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Culture news, 16.08.2006 14:19

Russian museums react to criticism

piotrovsky A national association of Russian museum workers bristled at criticism that followed the theft of $5 million worth of artworks from the famed Hermitage, accusing critics of trying to hand state museums to private hands.

The Union of Museums of Russia protested what it described as an attempt to use the theft of 221 objects from the St. Petersburg institution to push the government to privatize national museums.

"We consider it intolerable to use the tragic incident at one of the world's biggest museums as a reason to discredit the entire museum community," the museum union said Tuesday in a statement issued at the end of a two-day meeting in St. Petersburg.

"The witch hunt being waged now against all museums in the country may only have one goal: sweep away the last remaining obstacles on the path of privatization of our cultural heritage," the union said.

The thefts at the famous Russian museum located in the former Winter Palace of the Russian imperial family has underscored the funding crisis that has plagued cultural institutions since the 1991 Soviet collapse. Virtually all museums in Russia are state-run, and some critics and cultural leaders have suggested that privatizing some could raise more funds and improve lax security and antiquated record-keeping.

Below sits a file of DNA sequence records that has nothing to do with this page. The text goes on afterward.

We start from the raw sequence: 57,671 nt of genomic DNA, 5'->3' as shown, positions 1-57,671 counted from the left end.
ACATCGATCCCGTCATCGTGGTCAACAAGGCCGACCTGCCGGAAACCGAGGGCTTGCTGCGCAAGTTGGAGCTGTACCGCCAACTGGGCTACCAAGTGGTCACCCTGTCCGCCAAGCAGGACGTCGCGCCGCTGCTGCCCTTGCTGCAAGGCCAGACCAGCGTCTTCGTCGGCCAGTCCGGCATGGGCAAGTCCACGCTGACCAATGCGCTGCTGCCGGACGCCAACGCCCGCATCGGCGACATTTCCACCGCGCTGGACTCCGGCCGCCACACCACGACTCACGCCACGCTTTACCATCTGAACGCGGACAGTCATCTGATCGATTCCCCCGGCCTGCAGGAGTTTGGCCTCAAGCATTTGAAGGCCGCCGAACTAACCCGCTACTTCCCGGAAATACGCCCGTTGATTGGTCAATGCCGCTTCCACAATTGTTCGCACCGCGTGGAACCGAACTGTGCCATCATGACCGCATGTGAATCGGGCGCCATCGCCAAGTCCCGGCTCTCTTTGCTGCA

The association voiced support for Hermitage director Mikhail Piotrovsky, who has faced calls for his resignation over the thefts and who has said that low pay for museum curators should be increased. The association acknowledged problems with security and record-keeping, but said a lack of money, not museum workers, was to blame.

"It shouldn't cast a shadow on the country's museum community," said Larisa Aksyonova, head of Suzdal Museum, in the ancient town of Suzdal east of Moscow.

Authorities have recovered 21 of the items stolen from the Hermitage and police have charged four people in the thefts, including the husband and son of a late curator; the thefts took place over several years.

President Vladimir Putin has ordered his Cabinet to conduct an inventory of all Russian museums.

Anna Kolupayeva, a Federal Culture Agency official, said Tuesday that it would take about a decade to complete a full inventory of the 79 million items stored in Russian museums and at least two years to conduct even a partial inventory check.

The Hermitage alone has an estimated 3 million items in his possession, however, and officials say only 153,000 have been recorded in an electronic catalog since inventorying began seven years ago.

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